Michael and Jenna Morton officially opened their latest Las Vegas restaurant, Crush, on December 4 at MGM Grand. Before touring the space with the couple two days later during a busy rodeo weekend in Las Vegas, we really only knew two things about Crush: 1. It was taking the spot formerly occupied by Michael Mina’s Nobhill Tavern, and 2. The menu would be built around wine-friendly small plates, perhaps similarly to the Mortons’ restaurant at Wynn, La Cave.
But the gorgeous, inviting design at Crush—a completely different feel from Nobhill—proves the new venue is something all its own.
“Our first customers—we always buy their meal and have them sign the bill for us so we can frame it—they were from Sweden, live in Boston, and they had a connection to this space. They loved Nobhill, so it was interesting for them to come back and see this,” Michael says. “All they could say was, ‘Wow.’ It’s very dramatic.”
Exploring this multi-experience, 230-seat, 7,000-square-foot restaurant begins in the first room, the atrium, long and rectangular and divided into three distinctive sections. The first bay is an open, airy lounge with a hanging swing-chair, comfy couches and chandeliers hanging overhead that look like sea urchins.
For the second bay, “We did everything at highboy height,” Michael says. “That’s your party height. And we can put the three long tables together for a big group, if you want to sit in the bar and watch the game.” Two flatscreen TVs on the wall can be covered up by wood slat doors. A long, solid marble bar stretches the length of this bay, brightened by a faux-greenhouse ceiling. Two rustic Aldo Bernardi streetlight-style lamps frame the separate spaces.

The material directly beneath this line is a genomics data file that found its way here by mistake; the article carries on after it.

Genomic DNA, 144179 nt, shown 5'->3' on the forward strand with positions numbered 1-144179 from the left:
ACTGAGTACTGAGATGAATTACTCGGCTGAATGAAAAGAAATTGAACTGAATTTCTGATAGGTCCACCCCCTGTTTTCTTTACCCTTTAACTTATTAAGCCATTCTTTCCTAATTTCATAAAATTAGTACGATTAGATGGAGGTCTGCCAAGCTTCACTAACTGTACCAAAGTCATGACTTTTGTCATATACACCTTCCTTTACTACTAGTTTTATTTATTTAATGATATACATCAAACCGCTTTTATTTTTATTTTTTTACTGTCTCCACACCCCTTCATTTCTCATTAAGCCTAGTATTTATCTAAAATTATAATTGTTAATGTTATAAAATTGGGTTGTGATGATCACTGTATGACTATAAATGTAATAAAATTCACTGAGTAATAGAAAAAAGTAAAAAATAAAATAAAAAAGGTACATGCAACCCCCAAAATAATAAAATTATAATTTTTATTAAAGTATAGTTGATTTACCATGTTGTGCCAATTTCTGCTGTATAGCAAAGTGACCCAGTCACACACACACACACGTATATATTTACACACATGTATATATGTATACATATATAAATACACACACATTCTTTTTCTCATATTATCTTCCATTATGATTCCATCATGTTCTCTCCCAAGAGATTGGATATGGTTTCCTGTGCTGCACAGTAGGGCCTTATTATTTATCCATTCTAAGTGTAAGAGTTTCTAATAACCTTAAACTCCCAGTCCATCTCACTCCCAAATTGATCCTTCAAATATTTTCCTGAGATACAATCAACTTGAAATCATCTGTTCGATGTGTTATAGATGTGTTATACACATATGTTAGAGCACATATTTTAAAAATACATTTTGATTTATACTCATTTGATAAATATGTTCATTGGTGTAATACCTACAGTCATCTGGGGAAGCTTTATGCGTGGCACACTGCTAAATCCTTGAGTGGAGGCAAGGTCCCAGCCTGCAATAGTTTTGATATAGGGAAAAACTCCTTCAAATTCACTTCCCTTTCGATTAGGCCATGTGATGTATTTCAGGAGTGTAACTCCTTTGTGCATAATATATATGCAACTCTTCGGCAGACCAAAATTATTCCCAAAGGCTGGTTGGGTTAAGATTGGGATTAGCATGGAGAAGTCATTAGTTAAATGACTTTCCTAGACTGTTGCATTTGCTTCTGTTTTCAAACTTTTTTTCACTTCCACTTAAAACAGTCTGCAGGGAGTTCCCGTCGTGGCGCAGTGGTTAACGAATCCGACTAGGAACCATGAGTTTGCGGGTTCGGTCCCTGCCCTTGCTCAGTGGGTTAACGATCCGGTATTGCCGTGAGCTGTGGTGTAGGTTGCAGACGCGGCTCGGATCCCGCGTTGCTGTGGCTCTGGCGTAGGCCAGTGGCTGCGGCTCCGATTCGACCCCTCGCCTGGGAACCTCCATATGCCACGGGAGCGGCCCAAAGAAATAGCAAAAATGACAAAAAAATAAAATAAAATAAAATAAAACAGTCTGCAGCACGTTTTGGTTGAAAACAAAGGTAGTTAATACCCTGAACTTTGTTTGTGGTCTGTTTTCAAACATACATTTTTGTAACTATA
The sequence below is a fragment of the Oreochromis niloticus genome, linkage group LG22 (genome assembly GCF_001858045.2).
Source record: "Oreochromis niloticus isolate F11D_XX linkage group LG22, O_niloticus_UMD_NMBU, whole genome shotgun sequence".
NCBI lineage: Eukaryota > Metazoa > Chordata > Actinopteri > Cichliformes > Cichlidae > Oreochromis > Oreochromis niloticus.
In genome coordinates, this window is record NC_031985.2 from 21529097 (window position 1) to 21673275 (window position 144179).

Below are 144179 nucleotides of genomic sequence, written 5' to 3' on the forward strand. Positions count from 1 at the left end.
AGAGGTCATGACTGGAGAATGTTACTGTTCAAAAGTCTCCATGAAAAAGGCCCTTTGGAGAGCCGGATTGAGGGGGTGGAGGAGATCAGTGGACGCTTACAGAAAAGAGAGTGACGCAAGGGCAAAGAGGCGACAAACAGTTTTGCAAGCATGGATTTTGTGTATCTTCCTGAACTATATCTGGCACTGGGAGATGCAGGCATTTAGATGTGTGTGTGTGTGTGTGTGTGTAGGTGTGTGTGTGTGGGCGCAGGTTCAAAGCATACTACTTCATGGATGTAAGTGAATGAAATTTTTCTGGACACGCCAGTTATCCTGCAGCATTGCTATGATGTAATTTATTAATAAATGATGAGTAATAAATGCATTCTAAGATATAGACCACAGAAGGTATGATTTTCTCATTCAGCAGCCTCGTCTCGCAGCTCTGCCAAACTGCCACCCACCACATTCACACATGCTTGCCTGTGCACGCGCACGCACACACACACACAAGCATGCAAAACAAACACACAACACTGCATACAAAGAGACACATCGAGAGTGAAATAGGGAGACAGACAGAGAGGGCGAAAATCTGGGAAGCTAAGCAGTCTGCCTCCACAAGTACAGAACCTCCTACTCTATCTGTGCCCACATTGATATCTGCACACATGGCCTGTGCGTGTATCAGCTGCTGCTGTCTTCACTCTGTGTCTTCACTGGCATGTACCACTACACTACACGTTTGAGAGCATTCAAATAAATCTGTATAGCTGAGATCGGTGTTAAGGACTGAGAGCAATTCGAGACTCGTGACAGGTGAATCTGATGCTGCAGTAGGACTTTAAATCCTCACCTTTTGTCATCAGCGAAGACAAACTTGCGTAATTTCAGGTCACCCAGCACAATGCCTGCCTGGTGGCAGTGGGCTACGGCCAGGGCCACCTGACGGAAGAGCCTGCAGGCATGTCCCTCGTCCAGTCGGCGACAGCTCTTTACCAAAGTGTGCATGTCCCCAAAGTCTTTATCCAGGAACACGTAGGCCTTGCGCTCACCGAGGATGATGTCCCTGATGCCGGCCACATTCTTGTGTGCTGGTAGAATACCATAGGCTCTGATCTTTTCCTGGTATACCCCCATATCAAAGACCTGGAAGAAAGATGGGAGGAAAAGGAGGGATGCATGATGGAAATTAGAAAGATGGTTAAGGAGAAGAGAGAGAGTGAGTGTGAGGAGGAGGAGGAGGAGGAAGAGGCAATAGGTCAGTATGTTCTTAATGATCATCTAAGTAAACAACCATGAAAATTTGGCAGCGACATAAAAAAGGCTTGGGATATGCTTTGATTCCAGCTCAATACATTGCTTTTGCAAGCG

The third bay is the garden, six cozy booths tucked into the walls surrounded by smooth stones and complemented by birdcage chairs. The floor is tiled with slabs of a long-grain pine tree, each piece measured and intricately cut. At what appears to be the end of the restaurant is a cellar-like passageway flanked by giant metal doors. Each door is inscribed with passages from ancient texts, poetic philosophy cut into the metal with a laser torch and brightened by LED lighting. “It’s the philosophy of this space, really, and the whole point is that the philosophy is the party,” Jenna explains. “Some of the inscriptions come from the Harper’s Songs, which were inscribed in the tombs of Egyptian pharaohs. It’s basically saying you can’t take it with you.”
Move through the doorway to discover a dark, sexy cavern covered in brick, a separate dining room with its own bar and a cutout window peering into the kitchen. At the rounded zenith of the ceiling is a high-tech video installation that will go live in a couple weeks, 17 frameless monitors covered in shiny glass that will change color and provide subtle visual influence. “It will change the whole vibe of the room,” Michael says. Head back to the restrooms and find a glowing satyr, the playful half-goat creature that serves as Crush’s mischievous mascot. The satyr pops up all over the place, if you keep an eye on the details.
The Mortons say this restaurant concept and design has been planned and evolving for a couple of years. “It just lends itself perfectly to this space. Sometimes you get lucky,” Michael says. At this stage of his career, the former leader of the Nine Group and its successful nightlife attractions is more focused on finding the right fit for the couple’s ideas, including Downtown’s lively La Comida and the isolated Strip gem La Cave. “The really heavy lifting is getting the right energy in the right space,” he says.
Of course, food and drink are just as big a part of creating that energy. Crush’s menu is similar to La Cave’s, also created by executive chef William DeMarco. While there are plenty of small plates for sharing—from scallops with quail eggs and chorizo to Angus mini-burgers—the offerings include some serious entrees, too, like a lamb sirloin steak served with bacon Brussels sprouts, sea bass with braised kale and tomato chutney, and pepper-crusted beef short ribs. Wood-fired pizzas and salads round out the menu, and get ready to fight your friends for desserts like the Nutella caramel ice cream sandwich or chocolate and raspberry terrine.
Crush is open Sunday through Thursday from 5 to 10 p.m., and Friday and Saturday from 5 to 11:30 p.m.